That’s it for another year. I’m back in London and NASSCOM 2008 is just a memory, though the content on this blog has ensured that it will be rather more enduring than most conferences. It was a really enjoyable trip for me as NASSCOM itself was as exciting as usual and I had been in the Philippines for a few days immediately before arriving in Mumbai.
I think the subject everyone wanted to talk about this year was the US economic slowdown as a result of the sub-prime credit crisis. This was not even on the radar last year and has gradually snowballed into a topic that every company is now worried about. However, some of the experts I spoke to were quite dismissive of how badly it will affect the technology and service sector in India. Some even just brushed it aside, saying that there are so many great opportunities it would be crazy to worry about this. Several other industry experts came up with a similar view, though with differing reasons – the general consensus view was that the growth and opportunities for India are so strong at present that even a slowdown in the US won’t disturb growth.
Several Indian tech companies have watched their share price decline dramatically in the past year, as profits have been squeezed by the unfavourable dollar / rupee exchange rate. This was also a major topic of conversation at NASSCOM this year. What if it gets worse? What will the companies do about their share price and valuation? I know myself that several Indian companies are now casting aside any extraneous expense and battening down the hatches in advance of their next quarterly earning figures.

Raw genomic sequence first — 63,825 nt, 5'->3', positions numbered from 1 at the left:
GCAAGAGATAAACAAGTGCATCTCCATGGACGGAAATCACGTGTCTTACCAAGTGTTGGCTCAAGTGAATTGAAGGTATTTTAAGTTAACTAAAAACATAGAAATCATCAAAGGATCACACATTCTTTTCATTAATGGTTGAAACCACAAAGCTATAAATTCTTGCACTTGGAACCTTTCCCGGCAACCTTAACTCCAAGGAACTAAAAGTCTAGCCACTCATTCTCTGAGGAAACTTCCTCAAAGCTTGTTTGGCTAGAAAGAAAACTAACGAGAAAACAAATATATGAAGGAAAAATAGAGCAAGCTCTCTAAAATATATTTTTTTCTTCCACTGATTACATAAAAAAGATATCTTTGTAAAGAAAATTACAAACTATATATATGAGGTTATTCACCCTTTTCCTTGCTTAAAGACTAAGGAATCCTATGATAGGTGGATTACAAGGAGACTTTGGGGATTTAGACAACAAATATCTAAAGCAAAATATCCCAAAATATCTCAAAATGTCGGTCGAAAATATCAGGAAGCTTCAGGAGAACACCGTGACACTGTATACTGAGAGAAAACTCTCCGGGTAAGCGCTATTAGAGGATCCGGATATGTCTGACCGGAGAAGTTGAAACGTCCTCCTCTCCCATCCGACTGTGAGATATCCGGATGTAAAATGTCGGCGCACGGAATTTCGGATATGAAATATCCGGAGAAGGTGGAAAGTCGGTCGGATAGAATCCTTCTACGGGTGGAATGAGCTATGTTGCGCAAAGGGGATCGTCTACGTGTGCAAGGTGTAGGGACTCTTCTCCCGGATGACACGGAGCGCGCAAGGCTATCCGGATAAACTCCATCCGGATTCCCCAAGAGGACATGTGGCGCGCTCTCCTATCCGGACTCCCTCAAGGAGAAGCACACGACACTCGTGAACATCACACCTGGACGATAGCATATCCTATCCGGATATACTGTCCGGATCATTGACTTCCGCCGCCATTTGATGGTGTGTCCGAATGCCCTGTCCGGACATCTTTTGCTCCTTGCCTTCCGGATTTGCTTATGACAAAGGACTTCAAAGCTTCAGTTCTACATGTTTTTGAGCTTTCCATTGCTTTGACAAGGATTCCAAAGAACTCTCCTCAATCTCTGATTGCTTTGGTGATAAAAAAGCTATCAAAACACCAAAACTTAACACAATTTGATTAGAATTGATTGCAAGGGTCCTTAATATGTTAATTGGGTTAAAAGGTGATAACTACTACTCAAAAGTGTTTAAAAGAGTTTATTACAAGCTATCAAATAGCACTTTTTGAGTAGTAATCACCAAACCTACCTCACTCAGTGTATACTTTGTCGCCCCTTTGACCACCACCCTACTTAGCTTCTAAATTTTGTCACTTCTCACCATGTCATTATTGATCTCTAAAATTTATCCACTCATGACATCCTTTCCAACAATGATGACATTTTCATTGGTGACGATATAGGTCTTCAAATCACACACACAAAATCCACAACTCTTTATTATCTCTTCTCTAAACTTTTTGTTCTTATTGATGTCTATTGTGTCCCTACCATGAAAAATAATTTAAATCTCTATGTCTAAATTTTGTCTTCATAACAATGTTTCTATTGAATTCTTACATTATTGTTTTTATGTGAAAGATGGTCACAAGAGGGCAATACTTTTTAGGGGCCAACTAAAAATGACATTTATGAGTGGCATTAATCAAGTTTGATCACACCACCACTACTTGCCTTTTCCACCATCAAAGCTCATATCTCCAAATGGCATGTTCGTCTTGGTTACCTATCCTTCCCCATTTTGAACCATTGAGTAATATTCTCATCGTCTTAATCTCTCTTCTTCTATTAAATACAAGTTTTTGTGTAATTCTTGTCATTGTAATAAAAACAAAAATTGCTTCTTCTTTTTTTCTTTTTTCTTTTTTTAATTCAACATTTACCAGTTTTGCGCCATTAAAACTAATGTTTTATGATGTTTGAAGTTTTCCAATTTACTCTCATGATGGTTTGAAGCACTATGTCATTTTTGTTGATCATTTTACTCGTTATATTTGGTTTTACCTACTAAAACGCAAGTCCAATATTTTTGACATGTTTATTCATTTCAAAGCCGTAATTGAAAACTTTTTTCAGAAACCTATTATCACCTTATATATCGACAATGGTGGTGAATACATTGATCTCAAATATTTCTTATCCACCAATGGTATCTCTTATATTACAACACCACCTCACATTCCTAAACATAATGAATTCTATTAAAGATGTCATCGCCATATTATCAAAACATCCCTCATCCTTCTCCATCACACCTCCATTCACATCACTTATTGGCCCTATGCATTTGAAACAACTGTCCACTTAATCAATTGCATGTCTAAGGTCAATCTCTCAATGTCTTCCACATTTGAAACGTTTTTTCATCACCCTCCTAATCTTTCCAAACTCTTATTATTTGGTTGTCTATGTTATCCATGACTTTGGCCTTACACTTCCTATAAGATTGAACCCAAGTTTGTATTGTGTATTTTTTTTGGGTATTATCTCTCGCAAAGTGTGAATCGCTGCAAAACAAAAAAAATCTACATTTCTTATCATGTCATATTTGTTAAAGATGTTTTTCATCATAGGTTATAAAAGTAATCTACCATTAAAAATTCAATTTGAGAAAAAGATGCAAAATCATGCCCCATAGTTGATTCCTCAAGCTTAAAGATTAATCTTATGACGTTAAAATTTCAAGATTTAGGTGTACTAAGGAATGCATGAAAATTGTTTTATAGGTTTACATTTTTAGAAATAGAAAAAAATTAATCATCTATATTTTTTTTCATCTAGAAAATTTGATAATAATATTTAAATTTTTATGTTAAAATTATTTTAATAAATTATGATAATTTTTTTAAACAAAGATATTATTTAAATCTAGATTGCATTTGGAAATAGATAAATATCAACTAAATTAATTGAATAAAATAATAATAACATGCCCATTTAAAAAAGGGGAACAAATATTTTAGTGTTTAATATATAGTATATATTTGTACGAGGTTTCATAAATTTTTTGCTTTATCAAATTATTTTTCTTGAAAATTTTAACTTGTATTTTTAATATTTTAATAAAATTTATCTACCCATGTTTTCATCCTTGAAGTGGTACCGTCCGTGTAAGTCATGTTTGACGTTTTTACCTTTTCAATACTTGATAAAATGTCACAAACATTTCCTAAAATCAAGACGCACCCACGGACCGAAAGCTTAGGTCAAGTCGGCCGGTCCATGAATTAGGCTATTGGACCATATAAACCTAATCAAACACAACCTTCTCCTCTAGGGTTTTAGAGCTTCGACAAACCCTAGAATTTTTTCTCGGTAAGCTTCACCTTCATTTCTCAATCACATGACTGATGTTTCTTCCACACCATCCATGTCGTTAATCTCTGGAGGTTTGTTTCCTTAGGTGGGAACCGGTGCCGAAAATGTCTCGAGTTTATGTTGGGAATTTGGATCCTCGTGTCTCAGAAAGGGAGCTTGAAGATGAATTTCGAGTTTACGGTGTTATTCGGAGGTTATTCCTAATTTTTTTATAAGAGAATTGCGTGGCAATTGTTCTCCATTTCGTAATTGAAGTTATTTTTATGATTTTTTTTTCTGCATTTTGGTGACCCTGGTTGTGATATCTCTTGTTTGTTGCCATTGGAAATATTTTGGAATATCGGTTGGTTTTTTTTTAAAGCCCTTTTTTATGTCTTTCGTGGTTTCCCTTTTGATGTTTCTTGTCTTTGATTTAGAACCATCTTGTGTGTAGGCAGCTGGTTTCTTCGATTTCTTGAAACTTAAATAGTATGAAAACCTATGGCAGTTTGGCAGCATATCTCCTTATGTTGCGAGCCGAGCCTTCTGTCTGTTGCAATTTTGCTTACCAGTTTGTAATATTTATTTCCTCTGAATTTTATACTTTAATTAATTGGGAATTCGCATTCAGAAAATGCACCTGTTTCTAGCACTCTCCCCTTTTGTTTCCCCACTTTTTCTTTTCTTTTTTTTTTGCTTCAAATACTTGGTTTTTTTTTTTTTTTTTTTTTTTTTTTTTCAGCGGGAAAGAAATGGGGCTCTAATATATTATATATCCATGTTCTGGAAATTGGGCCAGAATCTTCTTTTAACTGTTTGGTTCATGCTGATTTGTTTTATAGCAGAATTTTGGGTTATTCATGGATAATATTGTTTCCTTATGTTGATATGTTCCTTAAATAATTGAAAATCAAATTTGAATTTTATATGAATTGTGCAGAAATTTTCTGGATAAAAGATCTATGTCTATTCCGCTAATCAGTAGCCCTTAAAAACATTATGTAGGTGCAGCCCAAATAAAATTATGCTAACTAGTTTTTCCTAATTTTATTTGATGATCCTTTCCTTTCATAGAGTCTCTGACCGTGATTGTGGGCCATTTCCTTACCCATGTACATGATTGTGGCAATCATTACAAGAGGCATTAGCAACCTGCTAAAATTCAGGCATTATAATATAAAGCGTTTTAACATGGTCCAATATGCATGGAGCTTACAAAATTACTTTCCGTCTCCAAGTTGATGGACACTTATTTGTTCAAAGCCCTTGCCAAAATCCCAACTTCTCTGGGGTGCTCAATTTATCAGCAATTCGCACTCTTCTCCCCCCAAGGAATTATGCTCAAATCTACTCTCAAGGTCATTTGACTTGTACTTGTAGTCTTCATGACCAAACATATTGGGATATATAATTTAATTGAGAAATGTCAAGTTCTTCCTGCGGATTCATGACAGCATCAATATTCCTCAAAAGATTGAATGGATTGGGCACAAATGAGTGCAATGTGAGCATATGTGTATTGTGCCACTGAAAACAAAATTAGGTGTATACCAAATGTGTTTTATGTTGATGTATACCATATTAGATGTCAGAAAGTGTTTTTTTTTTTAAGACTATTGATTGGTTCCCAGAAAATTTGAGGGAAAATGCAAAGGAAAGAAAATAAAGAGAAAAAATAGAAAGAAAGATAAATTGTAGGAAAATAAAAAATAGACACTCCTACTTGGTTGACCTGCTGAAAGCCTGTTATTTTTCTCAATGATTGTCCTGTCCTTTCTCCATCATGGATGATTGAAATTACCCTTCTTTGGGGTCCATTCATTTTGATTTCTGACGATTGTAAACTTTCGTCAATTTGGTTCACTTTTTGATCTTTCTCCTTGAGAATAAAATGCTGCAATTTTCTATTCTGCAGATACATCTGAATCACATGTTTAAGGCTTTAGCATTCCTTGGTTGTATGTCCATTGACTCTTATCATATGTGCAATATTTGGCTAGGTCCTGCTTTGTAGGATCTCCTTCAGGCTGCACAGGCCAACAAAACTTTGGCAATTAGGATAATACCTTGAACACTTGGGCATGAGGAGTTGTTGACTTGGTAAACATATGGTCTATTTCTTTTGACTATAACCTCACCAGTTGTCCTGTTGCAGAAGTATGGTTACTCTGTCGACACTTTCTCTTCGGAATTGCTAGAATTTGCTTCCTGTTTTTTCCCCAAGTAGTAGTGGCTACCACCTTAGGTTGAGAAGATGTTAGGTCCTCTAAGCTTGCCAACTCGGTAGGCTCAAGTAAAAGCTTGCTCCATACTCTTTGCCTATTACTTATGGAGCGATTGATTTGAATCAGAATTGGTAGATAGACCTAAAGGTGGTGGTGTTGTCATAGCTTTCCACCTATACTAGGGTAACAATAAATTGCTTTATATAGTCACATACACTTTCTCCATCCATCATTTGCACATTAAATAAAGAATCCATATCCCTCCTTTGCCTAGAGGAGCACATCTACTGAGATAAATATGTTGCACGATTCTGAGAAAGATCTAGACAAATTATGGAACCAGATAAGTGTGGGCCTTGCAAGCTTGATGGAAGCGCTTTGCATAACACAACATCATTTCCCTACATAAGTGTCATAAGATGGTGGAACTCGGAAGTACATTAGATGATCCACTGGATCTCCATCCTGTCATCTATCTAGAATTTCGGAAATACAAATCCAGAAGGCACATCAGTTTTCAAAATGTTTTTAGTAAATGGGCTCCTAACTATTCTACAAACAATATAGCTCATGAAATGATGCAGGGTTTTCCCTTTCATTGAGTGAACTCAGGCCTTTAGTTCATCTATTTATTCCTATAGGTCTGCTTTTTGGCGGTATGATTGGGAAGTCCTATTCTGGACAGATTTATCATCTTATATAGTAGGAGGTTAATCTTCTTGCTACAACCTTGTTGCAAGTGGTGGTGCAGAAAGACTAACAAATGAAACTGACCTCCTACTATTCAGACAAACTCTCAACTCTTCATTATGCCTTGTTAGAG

I’m inclined to shake my head at some of this behaviour. In a growing market with new customers being acquired by all the major tech firms, it seems everyone gets the jitters because of what the market is going to do to their share price in the next 12 weeks. It will take some brave leaders to ride out the present concern over foreign exchange, but surely the industry has got to start taking a longer-term view than the investors? Or am I missing something?
The government has been generally praised for their proposed changes to the IT Act, though some of the reluctance to extend tax breaks further into the future has been criticised. Perhaps India will need to see some major investors open shop in other Asian locations such as the Philippines before they reconsider their tax policies.
As always, topics such as innovation, partnership, and collaboration have been batted around. I don’t think I learned anything new, but there was a feeling that some companies are moving beyond just the usual lip service to these topics. The KPMG analysis of KPO for example was a welcome examination of what is really needed to enter into this area of the market – a wake up call really for those who keep repeating that they are ‘moving up the value chain’…
It has been a useful and enjoyable conference though. NASSCOM captures the mood of the industry in India and sets the agenda for the year ahead. Though there are a few concerns about global services at present, the view in Mumbai this year was that the opportunities far outweigh possibility for clouds on the horizon. See you in Mumbai next year for NASSCOM 2009!
My final thoughts: http://uk.youtube.com/watch?v=oljRZNJuSAE